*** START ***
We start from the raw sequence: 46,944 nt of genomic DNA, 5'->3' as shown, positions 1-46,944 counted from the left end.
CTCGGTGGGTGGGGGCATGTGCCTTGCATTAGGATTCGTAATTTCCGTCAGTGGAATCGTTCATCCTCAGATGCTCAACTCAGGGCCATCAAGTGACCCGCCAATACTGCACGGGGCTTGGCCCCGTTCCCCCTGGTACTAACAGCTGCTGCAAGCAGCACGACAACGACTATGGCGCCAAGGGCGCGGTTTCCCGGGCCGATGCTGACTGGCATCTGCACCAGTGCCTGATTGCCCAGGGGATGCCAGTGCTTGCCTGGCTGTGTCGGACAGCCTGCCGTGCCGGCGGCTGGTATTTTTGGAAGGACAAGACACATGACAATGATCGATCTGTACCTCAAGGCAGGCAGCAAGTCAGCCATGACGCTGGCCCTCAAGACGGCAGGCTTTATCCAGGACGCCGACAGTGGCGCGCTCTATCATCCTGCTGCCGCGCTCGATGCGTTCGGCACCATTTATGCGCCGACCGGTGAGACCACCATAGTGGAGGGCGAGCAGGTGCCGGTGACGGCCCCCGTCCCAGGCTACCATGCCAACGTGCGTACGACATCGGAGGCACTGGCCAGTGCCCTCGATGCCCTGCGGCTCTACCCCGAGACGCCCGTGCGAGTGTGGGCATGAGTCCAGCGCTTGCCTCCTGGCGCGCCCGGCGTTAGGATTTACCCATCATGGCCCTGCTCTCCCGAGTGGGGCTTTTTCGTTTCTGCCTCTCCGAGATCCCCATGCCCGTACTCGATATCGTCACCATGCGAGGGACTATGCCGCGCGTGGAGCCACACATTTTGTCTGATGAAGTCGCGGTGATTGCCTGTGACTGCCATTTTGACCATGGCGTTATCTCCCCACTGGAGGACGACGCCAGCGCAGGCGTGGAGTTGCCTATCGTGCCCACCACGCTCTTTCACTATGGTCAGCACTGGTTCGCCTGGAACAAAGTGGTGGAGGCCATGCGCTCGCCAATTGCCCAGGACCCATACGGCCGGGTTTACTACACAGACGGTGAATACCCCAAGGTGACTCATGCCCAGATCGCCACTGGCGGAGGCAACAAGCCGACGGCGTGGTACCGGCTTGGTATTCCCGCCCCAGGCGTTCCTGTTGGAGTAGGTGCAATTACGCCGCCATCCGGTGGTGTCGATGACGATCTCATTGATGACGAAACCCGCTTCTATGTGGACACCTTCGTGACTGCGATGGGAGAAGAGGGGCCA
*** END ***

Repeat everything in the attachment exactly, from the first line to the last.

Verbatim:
We start from the raw sequence: 46,944 nt of genomic DNA, 5'->3' as shown, positions 1-46,944 counted from the left end.
CTCGGTGGGTGGGGGCATGTGCCTTGCATTAGGATTCGTAATTTCCGTCAGTGGAATCGTTCATCCTCAGATGCTCAACTCAGGGCCATCAAGTGACCCGCCAATACTGCACGGGGCTTGGCCCCGTTCCCCCTGGTACTAACAGCTGCTGCAAGCAGCACGACAACGACTATGGCGCCAAGGGCGCGGTTTCCCGGGCCGATGCTGACTGGCATCTGCACCAGTGCCTGATTGCCCAGGGGATGCCAGTGCTTGCCTGGCTGTGTCGGACAGCCTGCCGTGCCGGCGGCTGGTATTTTTGGAAGGACAAGACACATGACAATGATCGATCTGTACCTCAAGGCAGGCAGCAAGTCAGCCATGACGCTGGCCCTCAAGACGGCAGGCTTTATCCAGGACGCCGACAGTGGCGCGCTCTATCATCCTGCTGCCGCGCTCGATGCGTTCGGCACCATTTATGCGCCGACCGGTGAGACCACCATAGTGGAGGGCGAGCAGGTGCCGGTGACGGCCCCCGTCCCAGGCTACCATGCCAACGTGCGTACGACATCGGAGGCACTGGCCAGTGCCCTCGATGCCCTGCGGCTCTACCCCGAGACGCCCGTGCGAGTGTGGGCATGAGTCCAGCGCTTGCCTCCTGGCGCGCCCGGCGTTAGGATTTACCCATCATGGCCCTGCTCTCCCGAGTGGGGCTTTTTCGTTTCTGCCTCTCCGAGATCCCCATGCCCGTACTCGATATCGTCACCATGCGAGGGACTATGCCGCGCGTGGAGCCACACATTTTGTCTGATGAAGTCGCGGTGATTGCCTGTGACTGCCATTTTGACCATGGCGTTATCTCCCCACTGGAGGACGACGCCAGCGCAGGCGTGGAGTTGCCTATCGTGCCCACCACGCTCTTTCACTATGGTCAGCACTGGTTCGCCTGGAACAAAGTGGTGGAGGCCATGCGCTCGCCAATTGCCCAGGACCCATACGGCCGGGTTTACTACACAGACGGTGAATACCCCAAGGTGACTCATGCCCAGATCGCCACTGGCGGAGGCAACAAGCCGACGGCGTGGTACCGGCTTGGTATTCCCGCCCCAGGCGTTCCTGTTGGAGTAGGTGCAATTACGCCGCCATCCGGTGGTGTCGATGACGATCTCATTGATGACGAAACCCGCTTCTATGTGGACACCTTCGTGACTGCGATGGGAGAAGAGGGGCCA